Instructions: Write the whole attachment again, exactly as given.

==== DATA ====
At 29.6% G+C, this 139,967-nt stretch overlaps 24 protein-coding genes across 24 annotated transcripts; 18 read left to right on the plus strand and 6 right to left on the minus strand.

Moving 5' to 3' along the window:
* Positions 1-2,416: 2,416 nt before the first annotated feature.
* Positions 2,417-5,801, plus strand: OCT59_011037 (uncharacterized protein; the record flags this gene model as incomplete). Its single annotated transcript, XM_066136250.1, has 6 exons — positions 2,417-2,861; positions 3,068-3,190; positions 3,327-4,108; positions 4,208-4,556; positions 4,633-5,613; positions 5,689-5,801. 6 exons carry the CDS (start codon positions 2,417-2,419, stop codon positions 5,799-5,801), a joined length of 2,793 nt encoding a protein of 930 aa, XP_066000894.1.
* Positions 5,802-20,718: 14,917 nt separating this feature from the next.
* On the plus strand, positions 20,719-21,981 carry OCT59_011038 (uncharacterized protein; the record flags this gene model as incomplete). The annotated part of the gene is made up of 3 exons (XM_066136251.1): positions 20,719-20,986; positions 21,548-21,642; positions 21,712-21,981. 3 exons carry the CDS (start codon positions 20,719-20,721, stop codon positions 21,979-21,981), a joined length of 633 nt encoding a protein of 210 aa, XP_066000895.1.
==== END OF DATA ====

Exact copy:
At 29.6% G+C, this 139,967-nt stretch overlaps 24 protein-coding genes across 24 annotated transcripts; 18 read left to right on the plus strand and 6 right to left on the minus strand.

Moving 5' to 3' along the window:
* Positions 1-2,416: 2,416 nt before the first annotated feature.
* Positions 2,417-5,801, plus strand: OCT59_011037 (uncharacterized protein; the record flags this gene model as incomplete). Its single annotated transcript, XM_066136250.1, has 6 exons — positions 2,417-2,861; positions 3,068-3,190; positions 3,327-4,108; positions 4,208-4,556; positions 4,633-5,613; positions 5,689-5,801. 6 exons carry the CDS (start codon positions 2,417-2,419, stop codon positions 5,799-5,801), a joined length of 2,793 nt encoding a protein of 930 aa, XP_066000894.1.
* Positions 5,802-20,718: 14,917 nt separating this feature from the next.
* On the plus strand, positions 20,719-21,981 carry OCT59_011038 (uncharacterized protein; the record flags this gene model as incomplete). The annotated part of the gene is made up of 3 exons (XM_066136251.1): positions 20,719-20,986; positions 21,548-21,642; positions 21,712-21,981. 3 exons carry the CDS (start codon positions 20,719-20,721, stop codon positions 21,979-21,981), a joined length of 633 nt encoding a protein of 210 aa, XP_066000895.1.